The pueblos jovenes, or new villages, surrounding Peru’s capital, Lima, are makeshift shantytowns sprawled on the desert foothills of the Andes Mountains. Families from all over Peru come to escape joblessness and lack of public services to begin new lives on the dunes. Homes made out of scrap material often have only sandbags for a foundation.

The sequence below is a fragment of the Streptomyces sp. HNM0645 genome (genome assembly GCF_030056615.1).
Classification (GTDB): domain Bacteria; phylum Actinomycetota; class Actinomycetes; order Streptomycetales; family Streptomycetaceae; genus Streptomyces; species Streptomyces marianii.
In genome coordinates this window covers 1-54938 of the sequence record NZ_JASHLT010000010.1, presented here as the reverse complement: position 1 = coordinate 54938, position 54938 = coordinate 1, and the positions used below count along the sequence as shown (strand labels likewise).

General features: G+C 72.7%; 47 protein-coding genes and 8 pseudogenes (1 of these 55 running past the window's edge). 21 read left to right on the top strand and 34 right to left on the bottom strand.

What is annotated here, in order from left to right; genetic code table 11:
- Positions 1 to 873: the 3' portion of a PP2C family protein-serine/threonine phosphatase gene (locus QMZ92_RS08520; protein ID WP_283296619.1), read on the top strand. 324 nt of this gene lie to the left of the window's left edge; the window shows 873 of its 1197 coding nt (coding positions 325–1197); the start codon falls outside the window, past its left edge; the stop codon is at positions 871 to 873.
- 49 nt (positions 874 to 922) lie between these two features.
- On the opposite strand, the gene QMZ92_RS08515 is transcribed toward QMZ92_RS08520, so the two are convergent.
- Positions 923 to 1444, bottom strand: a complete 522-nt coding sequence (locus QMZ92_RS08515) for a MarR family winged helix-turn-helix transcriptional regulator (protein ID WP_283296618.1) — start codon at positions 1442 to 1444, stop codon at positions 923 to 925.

Some of the neighborhoods are still in their infancy, lacking roads, water and electric services, and formal deeds to the houses occupied by their residents. Others resemble more modern neighborhoods. Some were settled legitimately, while others were taken over by squatters. Neighborhoods taken over by squatters were dubbed invasiones. The photographs shown here come from the invasiones of Pamplona Alta and Villa el Salvador, where squatters have encroached on pig farmers’ lands. Utility companies are reluctant to create more infrastructure here until disputes are settled by farmers and invaders.